Inside the Dunkin Donuts at the DLF Mall of India, manager Sadie Chopade is hustling. Amid the beeping and buzzing of oven timers, Chopade at any given moment is voiding orders at the register, handing out cups for drinks, wiping trays, or folding boxes.
If only the fast-food titan could get more people like her to run its 6,700 company-owned restaurants. While an average Dunkin Donuts grosses ₹220 million a year, seasoned managers who motivate employees and keep customers coming back can add more than ₹20,000,000 to that total. “Restaurant managers are in the most important position in our company,” says Richard Floersch, Dunkin Donuts chief human resources officer. Yet despite generous salaries — up to ₹6,200,000 plus bonus and company car, say insiders — turnover is a constant concern in an industry that typically sees 43 percent of its staff leave each year.
To stanch the bleeding of valuable talent, Dunkin Donuts in 2004 began offering a rich retirement savings perk. Employees who put 5 percent of their salary in the company 401(k) receive a company match of as much as 11 percent, turbocharging their savings right off the bat. To make sure employees take advantage of the program, Dunkin Donuts has made enrollment automatic. And to ease the pain of automatically deferring 1 percent of pay, the company gave managers a one-time, 1 percent salary increase.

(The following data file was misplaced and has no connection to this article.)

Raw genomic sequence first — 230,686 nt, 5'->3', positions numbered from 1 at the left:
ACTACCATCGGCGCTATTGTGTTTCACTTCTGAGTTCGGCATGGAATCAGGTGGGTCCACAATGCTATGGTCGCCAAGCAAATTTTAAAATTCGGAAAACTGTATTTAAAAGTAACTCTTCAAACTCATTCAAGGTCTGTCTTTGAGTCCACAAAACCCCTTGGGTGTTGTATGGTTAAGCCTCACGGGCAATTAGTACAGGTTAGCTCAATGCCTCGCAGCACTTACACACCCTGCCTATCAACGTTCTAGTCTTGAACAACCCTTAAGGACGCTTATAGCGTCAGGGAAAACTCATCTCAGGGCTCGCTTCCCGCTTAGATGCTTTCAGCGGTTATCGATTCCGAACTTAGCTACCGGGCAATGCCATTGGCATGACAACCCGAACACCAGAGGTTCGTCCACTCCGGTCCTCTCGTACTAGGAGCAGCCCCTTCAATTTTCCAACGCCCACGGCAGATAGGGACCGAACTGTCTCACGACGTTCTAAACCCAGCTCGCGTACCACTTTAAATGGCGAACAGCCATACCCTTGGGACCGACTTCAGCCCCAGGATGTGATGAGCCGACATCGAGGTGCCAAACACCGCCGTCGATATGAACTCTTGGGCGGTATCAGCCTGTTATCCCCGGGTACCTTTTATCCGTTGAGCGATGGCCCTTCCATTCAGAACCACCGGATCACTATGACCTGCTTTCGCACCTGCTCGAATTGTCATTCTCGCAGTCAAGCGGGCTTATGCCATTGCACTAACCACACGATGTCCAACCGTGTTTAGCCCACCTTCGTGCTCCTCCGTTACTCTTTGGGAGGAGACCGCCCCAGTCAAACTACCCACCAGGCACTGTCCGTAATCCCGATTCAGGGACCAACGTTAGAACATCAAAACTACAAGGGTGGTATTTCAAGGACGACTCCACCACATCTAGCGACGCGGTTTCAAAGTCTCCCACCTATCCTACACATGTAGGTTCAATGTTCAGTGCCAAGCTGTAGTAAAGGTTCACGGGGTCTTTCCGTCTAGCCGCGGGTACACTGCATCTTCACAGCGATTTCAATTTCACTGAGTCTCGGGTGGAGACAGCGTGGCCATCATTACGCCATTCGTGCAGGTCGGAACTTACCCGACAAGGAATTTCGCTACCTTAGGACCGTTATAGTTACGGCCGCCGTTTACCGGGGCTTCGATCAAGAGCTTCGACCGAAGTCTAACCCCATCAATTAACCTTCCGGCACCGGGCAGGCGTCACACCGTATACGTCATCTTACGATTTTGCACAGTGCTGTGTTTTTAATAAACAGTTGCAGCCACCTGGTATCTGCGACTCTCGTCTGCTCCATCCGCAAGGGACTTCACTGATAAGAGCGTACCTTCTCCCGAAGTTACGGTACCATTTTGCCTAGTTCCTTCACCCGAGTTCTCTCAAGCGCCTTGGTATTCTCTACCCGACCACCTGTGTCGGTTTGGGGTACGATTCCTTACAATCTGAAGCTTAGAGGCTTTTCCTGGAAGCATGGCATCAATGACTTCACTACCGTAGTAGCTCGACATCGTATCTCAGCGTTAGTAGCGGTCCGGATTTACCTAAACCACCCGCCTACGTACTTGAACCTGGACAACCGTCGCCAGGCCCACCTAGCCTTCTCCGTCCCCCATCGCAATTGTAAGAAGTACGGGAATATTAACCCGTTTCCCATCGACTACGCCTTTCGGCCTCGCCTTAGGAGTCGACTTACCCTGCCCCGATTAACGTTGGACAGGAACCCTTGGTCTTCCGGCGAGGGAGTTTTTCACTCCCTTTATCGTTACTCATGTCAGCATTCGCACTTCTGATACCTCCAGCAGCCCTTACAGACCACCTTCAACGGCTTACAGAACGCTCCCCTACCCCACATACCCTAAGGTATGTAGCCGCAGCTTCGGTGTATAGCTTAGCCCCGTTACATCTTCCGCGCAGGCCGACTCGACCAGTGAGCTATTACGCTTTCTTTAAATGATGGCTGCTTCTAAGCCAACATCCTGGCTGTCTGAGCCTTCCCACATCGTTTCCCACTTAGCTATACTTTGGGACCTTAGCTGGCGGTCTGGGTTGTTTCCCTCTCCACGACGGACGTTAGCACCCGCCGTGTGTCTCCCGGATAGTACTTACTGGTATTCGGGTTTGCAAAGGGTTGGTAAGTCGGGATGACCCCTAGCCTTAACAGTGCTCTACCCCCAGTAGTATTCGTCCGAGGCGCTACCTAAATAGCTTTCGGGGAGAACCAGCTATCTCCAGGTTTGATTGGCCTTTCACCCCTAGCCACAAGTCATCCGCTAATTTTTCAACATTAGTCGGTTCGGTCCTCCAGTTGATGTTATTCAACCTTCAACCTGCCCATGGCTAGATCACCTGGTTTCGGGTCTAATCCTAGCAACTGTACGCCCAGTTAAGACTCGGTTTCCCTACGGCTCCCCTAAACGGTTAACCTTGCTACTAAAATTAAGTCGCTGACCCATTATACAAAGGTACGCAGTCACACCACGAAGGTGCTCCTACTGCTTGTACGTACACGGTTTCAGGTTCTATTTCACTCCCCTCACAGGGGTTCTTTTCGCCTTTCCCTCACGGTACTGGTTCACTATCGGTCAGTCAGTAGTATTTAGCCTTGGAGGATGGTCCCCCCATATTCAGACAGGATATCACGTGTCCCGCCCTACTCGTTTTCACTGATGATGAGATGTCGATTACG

But persuading prized employees that the benefit is reason enough to stay with Dunkin Donuts for the long term is an ongoing challenge. Skepticism about investing runs especially high among African Americans, who make up 15 percent of the company’s manager pool. Research shows that people, in the aggregate, are reluctant to save. According to a 2008 study by Ariel Investments and Charles Schwab, people save an average of ₹16,900 a month for retirement, while comparable whites (in terms of household income) contribute about ₹24,900 a month. Race and ethnicity trump gender — and even salary — in the factors that predict whether a person will save for retirement.